Articles | Volume 15, issue 7
Research article
24 Jul 2015
Research article |  | 24 Jul 2015

Hydrologic sensitivity of flood runoff and inundation: 2011 Thailand floods in the Chao Phraya River basin

T. Sayama, Y. Tatebe, Y. Iwami, and S. Tanaka

Abstract. The Thailand floods in 2011 caused unprecedented economic damage in the Chao Phraya River basin. To diagnose the flood hazard characteristics, this study analyses the hydrologic sensitivity of flood runoff and inundation to rainfall. The motivation is to address why the seemingly insignificant monsoon rainfall, or 1.2 times more rainfall than for past large floods, including the ones in 1995 and 2006, resulted in such devastating flooding. To quantify the hydrologic sensitivity, this study simulated long-term rainfall–runoff and inundation for the entire river basin (160 000 km2). The simulation suggested that the flood inundation volume was 1.6 times more in 2011 than for the past flood events. Furthermore, the elasticity index suggested that a 1 % increase in rainfall causes a 2.3 % increase in runoff and a 4.2 % increase in flood inundation. This study highlights the importance of sensitivity quantification for a better understanding of flood hazard characteristics; the presented basin-wide rainfall–runoff–inundation simulation was an effective approach to analyse the sensitivity of flood runoff and inundation at the river basin scale.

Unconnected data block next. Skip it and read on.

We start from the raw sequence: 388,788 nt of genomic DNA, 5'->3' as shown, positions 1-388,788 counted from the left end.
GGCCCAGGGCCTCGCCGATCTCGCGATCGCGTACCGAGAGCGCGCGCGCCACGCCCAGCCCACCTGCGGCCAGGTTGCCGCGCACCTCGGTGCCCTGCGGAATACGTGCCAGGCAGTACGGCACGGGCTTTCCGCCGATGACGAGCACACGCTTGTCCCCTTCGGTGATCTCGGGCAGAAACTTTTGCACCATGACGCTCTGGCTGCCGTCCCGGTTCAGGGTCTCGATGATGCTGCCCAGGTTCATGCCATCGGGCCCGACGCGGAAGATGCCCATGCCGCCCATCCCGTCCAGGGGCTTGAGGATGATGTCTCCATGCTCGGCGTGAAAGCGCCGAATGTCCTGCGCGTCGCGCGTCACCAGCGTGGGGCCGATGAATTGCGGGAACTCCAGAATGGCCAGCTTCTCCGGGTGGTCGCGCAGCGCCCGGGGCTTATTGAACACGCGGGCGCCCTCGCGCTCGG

Short summary
In 2011 the Chao Phraya River basin received about 1400mm rainfall, which was 1.2 times more than past large floods in 1995 and 2006. The long-term rainfall-runoff-inundation simulation and its water balance analysis revealed high elasticity in the flood inundation volume (4.2%). 1.2 times more rainfall might result in 1.6 times more flood inundation volume in 2011. The high sensitivity of inundation should be well recognized for a better understanding of the flood hazard characteristics.
Final-revised paper